Legends, Myths and Lavender

Legends, Myths and Lavender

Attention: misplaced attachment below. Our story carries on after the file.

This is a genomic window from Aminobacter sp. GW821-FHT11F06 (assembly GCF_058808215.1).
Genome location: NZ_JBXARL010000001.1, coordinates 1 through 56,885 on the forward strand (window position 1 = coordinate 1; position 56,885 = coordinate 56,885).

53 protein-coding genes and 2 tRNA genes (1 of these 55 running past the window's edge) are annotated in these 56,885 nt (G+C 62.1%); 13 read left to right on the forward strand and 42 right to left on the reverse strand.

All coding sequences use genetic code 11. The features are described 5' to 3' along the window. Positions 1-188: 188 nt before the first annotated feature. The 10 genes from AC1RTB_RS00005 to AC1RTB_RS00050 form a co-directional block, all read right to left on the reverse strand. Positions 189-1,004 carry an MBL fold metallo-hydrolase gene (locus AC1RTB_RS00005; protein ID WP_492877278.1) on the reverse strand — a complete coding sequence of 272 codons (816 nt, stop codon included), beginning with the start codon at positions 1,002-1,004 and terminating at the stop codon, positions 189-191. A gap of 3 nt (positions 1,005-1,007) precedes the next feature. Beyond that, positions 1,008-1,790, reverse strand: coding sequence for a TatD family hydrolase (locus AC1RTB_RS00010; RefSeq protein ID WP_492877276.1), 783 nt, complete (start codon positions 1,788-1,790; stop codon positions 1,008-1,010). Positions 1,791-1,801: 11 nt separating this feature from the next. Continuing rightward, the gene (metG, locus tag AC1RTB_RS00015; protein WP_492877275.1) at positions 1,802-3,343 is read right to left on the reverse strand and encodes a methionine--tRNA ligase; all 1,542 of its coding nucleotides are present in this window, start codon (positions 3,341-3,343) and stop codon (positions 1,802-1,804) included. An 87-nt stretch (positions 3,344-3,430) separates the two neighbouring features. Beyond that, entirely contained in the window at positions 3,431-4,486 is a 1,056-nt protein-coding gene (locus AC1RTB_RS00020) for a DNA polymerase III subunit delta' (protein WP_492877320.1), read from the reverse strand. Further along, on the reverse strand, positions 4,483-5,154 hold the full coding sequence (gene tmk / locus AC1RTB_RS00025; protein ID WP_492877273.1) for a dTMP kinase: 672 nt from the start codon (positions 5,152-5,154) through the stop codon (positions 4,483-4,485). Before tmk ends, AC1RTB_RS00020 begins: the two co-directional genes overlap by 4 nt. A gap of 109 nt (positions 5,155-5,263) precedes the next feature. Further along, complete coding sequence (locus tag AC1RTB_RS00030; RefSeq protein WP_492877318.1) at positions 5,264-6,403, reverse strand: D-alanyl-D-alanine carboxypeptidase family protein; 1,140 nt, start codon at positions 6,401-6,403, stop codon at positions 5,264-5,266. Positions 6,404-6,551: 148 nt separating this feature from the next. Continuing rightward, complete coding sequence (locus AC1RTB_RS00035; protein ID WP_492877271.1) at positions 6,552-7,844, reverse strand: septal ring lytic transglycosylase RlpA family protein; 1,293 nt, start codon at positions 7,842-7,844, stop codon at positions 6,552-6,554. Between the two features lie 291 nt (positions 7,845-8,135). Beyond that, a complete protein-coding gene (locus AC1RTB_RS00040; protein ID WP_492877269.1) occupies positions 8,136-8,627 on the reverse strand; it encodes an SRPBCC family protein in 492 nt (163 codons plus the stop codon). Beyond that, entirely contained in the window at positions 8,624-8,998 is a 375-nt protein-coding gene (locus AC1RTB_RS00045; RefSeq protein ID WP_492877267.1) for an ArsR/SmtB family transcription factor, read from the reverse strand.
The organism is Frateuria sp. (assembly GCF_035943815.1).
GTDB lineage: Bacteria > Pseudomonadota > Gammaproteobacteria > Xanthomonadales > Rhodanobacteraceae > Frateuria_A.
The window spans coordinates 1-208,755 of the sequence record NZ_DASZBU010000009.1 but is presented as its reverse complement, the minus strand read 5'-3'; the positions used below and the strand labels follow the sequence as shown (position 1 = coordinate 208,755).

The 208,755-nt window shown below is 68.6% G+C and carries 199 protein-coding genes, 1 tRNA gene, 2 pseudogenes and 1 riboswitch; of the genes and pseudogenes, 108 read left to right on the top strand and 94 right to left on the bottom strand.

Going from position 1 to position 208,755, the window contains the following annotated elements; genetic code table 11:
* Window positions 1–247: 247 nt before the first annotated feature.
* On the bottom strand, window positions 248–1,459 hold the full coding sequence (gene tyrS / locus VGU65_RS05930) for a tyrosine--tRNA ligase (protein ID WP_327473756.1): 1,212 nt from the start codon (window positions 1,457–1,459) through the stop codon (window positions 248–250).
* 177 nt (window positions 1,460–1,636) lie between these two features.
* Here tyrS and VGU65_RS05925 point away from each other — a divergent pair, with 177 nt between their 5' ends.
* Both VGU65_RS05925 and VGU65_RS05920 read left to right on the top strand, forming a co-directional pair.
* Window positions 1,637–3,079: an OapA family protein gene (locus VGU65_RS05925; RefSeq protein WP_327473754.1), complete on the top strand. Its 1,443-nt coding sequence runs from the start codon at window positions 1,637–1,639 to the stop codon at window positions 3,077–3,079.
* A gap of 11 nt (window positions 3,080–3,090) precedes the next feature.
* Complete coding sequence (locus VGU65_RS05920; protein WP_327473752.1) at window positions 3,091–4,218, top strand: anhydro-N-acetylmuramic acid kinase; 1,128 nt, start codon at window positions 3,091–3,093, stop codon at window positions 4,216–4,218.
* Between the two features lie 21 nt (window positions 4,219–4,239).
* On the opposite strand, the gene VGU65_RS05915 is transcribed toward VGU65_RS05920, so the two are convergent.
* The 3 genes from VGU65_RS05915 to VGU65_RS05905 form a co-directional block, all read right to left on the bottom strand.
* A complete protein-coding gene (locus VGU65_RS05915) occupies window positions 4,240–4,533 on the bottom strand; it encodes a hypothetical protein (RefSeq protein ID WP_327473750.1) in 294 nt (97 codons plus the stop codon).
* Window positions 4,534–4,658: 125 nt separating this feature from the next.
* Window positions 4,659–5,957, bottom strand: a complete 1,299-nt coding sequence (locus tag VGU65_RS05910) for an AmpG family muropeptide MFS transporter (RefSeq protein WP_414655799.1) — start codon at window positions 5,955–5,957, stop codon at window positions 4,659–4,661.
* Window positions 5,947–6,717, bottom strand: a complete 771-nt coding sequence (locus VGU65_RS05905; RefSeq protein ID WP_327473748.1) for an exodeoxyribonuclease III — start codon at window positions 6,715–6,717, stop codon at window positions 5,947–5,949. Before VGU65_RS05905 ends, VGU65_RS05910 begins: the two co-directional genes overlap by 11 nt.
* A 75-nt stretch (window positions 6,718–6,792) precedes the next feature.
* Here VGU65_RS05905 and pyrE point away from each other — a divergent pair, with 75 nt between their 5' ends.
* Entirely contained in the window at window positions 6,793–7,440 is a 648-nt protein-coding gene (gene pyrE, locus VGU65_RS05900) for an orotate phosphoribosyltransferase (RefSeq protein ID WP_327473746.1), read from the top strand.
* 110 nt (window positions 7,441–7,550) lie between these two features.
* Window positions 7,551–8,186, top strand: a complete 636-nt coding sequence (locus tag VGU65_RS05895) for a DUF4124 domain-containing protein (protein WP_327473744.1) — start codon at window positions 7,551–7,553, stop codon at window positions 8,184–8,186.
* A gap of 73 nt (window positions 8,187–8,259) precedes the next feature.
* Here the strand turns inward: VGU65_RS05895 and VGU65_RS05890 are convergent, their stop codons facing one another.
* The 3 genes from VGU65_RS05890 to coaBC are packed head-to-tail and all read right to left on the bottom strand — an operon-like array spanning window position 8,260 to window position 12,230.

Radical honesty is easily applied when judging others, much harder to apply to oneself. Stephan Moccio found the space and courage required to look deep into his psyche while staying at Miraval Studios in the heart of Southern France. The Canadian composer, producer and pianist used his time there to meditate on the true nature of being, and channelled his feelings into Legends, Myths and Lavender. Moccio’s suite of 17 solo piano miniatures evolved during his month at Miraval, inspired by the abundant natural riches of Provence, among them the region’s ancient forests and lavender meadows. Legends, Myths and Lavender explores thoughts of mortality, family, illusion and reality, and life’s purpose—heavyweight themes translated into highly personal, strikingly beautiful keyboard pieces. Its tracks flow from the same stream of melody that has always nourished Moccio’s music, whether conceived for movie soundtracks, the pop charts or his growing number of solo recordings. Together, they chart the course of a spiritual journey. “Home” and “Polaris”, the album’s first and last tracks, represent facets of the place where we begin and the place to which we return. Between those two poles lie life’s excursions, setbacks and celebrations. “The Wanderer” conveys what Moccio describes as “beauty in impermanence”, something to be welcomed not feared. “We’re all wanderers through life,” he says. “Often it’s about confronting your own soul, your own demons. If you’re able to come to terms with them and be honest with yourself, then you will get through it. Impermanence is part of life. If you can accept rather than fight that, then I think you’re better off.” Miraval offered Moccio a retreat from the demands of work in Los Angeles. He travelled there soon after turning 50, armed with a sharp awareness of life’s transience. Here he could take stock and create under ideal conditions. “I was already questioning many things,” he recalls. “I was questioning how my career choices have affected my family and my time with my kids, which was a big thing. I’ve had an illustrious career, but it’s come at a cost. I’m not saying that I regret it. I’m just saying I want to change certain things in how I handle that, moving forward.” Moccio’s musical invention was supported by the calming ritual of daily routines. Despite spending up to 15 hours a day in the studio, he made time to walk alone and record whatever came to mind on his iPhone. “It could be about anything,” he notes. “About the creative process or my feelings that day. Some days it would be, ‘I miss my family, I miss my kids’. And then I’d go back and record for two hours, have dinner, then record until midnight and repeat the process the following morning. That discipline created boundaries and goals that allowed me to go crazy, in a good way—to go wild and experiment.” While his initial improvisations began to take shape as distinct compositions, he recalled the rituals he encountered as an altar boy at the Catholic church where his mother was organist. “Catholicism and the Church, and, more importantly, church music bled into my life, my art, my music,” notes Moccio. His abiding sense of spirituality was amplified by the psychogeography of Miraval, the site of a long-dissolved monastery. “Even if I hadn’t wanted any element of spirituality in the music, it was impossible to avoid because it was present in the world around me. It felt like this was spiritual music.” His connection to the place surfaces in the introspection of “Communion”, the album’s longest track, and permeates its reflections on the natural world, “Lavender Fields”, “The Sound of Snow” and “Soleil de Provence”. Legends, Myths and Lavender considers the concealing disguises so often worn by those seeking success in the creative arts, the stuff of “Make-Believe”. Stephan Moccio used his time at Miraval to divest his own masks, raising eternal questions in “You Can’t Run From Yourself” and “The Unveiling” without supplying categorical answers. “We create our own mythology to survive this crazy life and our own versions of legends. Sometimes we tell ourselves lies. I know I have, and I fight that a lot. That’s what ‘You Can’t Run from Yourself’ is about. But I didn’t solve any questions about the meaning of life. We’ve used these four words as a creed for the album: feel more, think less. And I hope Legends, Myths and Lavender awakens a certain feeling in people.”

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